come in many colors, designs, and styles that they work with just about any decor. You'll see a large assortment of various grades and prices when you start shopping but stay focused on your needs and familiarize yourself with some terms. This way, you'll go into the carpet stores, being sure of finding one that looks great and performs well for years to come.
While a heavier carpet might sometimes be more durable, the weight doesn't indicate worth. Don't assume that a rug with a higher weight is better than a lower one but look at the overall picture. Several factors work together in determining quality.
Density, how close together the fibers are tufted, is one of the best indicators of quality. You will see a density number on the label with a range of about 3,000 to 5,000; the higher the number, the more durable the product. You can also check it yourself; bend back a sample card and if you see a lot of white space, discuss this with the flooring professional.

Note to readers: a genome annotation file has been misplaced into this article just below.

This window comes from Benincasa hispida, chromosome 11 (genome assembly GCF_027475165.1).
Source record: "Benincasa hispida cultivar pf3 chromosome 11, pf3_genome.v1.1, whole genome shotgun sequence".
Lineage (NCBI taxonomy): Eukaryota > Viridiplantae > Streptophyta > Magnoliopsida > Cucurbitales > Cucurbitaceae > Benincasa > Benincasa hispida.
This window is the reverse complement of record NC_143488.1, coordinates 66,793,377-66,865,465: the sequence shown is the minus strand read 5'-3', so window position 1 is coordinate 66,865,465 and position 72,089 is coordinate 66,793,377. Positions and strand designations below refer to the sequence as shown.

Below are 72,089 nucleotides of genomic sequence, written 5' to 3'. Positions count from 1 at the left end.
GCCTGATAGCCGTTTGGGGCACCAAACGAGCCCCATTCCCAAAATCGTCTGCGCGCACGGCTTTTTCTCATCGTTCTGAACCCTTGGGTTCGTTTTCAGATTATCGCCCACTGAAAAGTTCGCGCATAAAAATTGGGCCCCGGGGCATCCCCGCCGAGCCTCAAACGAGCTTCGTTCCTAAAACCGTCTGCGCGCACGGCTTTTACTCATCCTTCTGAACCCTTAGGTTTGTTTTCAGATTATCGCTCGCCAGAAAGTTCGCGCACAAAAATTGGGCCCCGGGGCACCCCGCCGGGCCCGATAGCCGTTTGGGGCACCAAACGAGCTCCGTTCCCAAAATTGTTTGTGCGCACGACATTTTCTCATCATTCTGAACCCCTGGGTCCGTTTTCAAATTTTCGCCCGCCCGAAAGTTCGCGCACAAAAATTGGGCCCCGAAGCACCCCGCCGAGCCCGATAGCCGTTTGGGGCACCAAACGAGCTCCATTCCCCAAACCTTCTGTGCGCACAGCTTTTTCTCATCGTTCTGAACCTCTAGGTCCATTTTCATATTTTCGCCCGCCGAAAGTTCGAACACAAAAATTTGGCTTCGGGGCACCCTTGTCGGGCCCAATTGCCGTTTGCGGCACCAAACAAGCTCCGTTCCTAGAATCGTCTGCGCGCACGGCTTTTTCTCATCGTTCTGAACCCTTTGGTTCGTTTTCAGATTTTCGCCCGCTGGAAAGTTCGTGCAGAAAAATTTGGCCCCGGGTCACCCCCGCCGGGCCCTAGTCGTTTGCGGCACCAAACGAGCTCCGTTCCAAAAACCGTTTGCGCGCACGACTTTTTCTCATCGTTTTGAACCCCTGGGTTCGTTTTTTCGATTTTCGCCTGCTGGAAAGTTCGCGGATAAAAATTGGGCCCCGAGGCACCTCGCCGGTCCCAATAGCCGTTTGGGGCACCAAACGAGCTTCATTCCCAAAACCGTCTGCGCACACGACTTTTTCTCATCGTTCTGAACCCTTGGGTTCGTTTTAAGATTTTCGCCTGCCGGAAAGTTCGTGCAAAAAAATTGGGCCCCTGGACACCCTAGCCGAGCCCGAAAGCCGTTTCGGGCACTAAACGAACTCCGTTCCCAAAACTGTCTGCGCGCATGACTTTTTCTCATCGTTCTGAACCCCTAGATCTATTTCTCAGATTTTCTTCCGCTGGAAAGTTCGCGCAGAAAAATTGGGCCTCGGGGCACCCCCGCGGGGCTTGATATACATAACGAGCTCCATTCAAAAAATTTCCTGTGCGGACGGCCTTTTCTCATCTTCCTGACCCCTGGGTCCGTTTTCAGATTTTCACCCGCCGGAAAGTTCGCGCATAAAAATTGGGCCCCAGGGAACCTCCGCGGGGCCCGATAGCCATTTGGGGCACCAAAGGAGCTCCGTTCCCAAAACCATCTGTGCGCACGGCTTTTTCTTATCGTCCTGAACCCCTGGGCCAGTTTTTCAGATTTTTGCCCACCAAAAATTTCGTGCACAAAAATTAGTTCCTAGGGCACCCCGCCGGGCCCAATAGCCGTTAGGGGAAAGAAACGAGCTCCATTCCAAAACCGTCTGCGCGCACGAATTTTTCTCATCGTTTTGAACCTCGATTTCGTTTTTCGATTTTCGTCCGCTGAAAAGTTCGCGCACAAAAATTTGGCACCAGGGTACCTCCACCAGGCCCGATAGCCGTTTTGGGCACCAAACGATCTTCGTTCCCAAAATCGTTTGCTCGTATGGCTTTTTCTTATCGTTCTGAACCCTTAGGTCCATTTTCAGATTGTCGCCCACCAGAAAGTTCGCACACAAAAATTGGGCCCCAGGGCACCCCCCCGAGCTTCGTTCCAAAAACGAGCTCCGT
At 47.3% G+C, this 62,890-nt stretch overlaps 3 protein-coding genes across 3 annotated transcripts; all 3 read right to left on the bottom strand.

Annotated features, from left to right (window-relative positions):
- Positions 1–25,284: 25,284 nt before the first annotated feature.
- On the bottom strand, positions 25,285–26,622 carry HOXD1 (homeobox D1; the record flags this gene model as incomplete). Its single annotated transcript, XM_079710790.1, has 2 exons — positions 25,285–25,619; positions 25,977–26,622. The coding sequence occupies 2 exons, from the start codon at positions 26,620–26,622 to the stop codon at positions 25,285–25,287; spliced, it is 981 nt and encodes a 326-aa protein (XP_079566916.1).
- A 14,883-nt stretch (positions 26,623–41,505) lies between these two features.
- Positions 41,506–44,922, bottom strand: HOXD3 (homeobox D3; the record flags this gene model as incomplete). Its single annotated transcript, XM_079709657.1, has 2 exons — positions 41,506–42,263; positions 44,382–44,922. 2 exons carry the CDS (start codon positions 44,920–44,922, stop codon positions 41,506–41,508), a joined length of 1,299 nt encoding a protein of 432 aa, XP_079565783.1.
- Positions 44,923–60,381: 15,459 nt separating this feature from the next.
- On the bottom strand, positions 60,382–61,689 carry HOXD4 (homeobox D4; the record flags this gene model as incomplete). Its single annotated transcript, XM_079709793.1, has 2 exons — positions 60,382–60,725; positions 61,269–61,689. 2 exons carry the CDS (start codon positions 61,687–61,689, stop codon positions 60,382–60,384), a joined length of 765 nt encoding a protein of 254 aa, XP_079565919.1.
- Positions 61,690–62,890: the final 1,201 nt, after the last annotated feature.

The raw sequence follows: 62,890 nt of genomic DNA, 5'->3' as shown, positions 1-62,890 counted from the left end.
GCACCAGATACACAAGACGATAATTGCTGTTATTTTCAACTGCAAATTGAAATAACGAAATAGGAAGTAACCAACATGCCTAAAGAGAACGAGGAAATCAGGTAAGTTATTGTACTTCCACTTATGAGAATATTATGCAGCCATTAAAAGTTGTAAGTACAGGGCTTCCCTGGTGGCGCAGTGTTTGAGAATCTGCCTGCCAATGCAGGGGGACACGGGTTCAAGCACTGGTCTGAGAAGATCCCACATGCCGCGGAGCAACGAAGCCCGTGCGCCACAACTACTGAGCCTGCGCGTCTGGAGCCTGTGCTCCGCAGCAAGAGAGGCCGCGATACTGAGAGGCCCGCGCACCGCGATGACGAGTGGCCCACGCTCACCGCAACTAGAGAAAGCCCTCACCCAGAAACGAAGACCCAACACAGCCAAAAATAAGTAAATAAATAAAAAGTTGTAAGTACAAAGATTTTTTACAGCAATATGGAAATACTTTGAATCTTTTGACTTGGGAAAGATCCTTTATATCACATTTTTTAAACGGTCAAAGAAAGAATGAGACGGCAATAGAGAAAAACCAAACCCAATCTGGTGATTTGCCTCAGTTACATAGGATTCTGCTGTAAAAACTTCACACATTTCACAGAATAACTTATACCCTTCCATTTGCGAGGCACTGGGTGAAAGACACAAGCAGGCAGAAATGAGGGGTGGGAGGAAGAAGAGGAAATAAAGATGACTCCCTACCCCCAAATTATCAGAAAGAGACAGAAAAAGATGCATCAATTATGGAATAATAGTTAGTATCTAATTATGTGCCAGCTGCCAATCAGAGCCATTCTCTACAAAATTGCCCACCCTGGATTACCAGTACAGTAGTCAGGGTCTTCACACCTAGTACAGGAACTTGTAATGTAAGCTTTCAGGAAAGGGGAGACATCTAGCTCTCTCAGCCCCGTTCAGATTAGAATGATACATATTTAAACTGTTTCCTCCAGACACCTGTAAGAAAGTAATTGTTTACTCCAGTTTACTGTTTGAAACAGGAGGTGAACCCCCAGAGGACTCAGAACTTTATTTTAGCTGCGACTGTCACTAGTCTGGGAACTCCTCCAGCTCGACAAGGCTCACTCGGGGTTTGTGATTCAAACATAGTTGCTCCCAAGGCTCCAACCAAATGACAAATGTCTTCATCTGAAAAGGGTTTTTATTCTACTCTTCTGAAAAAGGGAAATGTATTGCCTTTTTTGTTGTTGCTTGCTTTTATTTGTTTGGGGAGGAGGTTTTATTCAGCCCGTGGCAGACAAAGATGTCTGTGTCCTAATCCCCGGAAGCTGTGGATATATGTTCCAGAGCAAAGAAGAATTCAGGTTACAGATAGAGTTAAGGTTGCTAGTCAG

The twist is another good indicator for a rug with longer fibers. The twist is a one to five rating system, referring to how many times a single fiber is twisted per one inch. The more times it's twisted, the less chance of any unraveling or fraying. A good twist number is five (although the frieze goes to eight); that is also on the label.
When comparing, keep in mind that two may look similar, but that doesn't always mean they are. Look at fiber, style, and quality. For instance, nylon is well-known for ultra strength; a higher quality polyester rug could be more durable than a nylon one of lesser grade. Also, look at the warranties; that reflects the manufacturer's confidence in a product.